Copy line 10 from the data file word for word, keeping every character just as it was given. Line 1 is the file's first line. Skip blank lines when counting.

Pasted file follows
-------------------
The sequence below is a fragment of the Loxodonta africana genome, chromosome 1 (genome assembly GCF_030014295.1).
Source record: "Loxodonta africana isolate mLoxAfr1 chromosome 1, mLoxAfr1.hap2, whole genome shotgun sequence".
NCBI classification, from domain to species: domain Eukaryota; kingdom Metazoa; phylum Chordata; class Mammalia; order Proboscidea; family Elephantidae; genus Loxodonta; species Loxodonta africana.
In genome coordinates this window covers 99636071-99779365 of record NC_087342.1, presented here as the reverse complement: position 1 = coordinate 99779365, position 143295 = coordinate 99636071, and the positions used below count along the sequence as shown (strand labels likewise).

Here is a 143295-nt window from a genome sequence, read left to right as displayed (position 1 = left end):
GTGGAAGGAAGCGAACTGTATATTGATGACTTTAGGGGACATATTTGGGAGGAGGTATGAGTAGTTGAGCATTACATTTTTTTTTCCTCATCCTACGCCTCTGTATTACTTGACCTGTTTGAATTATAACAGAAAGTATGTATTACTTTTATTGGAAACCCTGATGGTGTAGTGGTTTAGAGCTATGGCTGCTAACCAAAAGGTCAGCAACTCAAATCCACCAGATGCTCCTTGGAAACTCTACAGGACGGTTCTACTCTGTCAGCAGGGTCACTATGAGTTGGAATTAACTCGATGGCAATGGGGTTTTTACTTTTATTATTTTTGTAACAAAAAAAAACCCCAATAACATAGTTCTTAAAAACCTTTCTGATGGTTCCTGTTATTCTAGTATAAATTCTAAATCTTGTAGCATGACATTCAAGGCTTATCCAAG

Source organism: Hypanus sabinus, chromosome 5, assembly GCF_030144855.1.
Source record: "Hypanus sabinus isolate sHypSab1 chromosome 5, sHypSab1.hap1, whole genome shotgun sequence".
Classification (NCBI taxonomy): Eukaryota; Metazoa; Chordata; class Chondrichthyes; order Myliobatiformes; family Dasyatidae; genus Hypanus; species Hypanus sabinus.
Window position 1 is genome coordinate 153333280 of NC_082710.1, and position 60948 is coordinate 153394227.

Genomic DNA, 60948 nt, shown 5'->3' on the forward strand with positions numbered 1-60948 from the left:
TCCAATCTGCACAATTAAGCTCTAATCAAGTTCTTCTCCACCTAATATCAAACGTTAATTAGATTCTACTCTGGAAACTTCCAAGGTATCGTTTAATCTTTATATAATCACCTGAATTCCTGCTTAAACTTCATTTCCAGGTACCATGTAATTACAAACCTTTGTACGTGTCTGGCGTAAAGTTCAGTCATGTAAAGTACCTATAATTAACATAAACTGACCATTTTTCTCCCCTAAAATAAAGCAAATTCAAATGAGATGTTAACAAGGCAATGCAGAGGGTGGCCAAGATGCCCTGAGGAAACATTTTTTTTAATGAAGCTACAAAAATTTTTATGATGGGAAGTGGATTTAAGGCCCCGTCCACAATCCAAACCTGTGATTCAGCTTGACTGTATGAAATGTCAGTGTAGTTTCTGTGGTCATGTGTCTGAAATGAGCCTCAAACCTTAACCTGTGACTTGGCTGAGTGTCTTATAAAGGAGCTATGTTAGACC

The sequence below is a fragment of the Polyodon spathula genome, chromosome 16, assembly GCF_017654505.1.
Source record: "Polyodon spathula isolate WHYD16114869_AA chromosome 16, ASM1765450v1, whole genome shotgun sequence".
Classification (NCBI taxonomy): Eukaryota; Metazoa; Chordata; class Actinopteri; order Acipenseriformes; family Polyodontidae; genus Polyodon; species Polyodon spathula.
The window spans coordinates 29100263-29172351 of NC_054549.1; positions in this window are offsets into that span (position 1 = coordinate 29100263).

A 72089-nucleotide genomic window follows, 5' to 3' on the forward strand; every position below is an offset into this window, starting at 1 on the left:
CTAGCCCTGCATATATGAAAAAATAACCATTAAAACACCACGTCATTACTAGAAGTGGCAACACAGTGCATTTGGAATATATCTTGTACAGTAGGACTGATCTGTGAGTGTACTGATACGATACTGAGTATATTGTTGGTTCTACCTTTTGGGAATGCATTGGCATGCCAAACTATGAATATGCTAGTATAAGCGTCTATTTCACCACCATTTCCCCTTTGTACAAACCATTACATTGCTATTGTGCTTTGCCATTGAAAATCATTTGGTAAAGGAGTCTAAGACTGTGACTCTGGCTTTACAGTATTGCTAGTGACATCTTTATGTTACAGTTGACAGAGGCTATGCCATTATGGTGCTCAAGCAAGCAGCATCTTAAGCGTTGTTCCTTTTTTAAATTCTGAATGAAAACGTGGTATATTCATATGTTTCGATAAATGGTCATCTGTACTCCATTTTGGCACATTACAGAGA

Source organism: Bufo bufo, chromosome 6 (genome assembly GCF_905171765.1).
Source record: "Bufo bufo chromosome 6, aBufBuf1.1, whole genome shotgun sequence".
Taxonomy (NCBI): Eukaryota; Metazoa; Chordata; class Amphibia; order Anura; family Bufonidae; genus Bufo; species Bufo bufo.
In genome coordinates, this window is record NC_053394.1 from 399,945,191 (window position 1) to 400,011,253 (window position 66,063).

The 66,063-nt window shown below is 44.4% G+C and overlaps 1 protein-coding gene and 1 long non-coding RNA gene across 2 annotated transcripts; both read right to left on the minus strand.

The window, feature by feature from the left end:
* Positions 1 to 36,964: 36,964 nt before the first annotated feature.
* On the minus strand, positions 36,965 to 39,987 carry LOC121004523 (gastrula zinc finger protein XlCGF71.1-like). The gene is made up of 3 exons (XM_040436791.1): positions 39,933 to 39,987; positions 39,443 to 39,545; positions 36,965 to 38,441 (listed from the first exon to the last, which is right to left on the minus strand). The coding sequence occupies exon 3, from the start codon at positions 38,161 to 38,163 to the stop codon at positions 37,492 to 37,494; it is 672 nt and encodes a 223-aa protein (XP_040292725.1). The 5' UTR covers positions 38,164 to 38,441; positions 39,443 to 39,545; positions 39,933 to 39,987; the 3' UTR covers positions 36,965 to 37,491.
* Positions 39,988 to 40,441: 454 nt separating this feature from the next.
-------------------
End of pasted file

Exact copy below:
Window position 1 is genome coordinate 153333280 of NC_082710.1, and position 60948 is coordinate 153394227.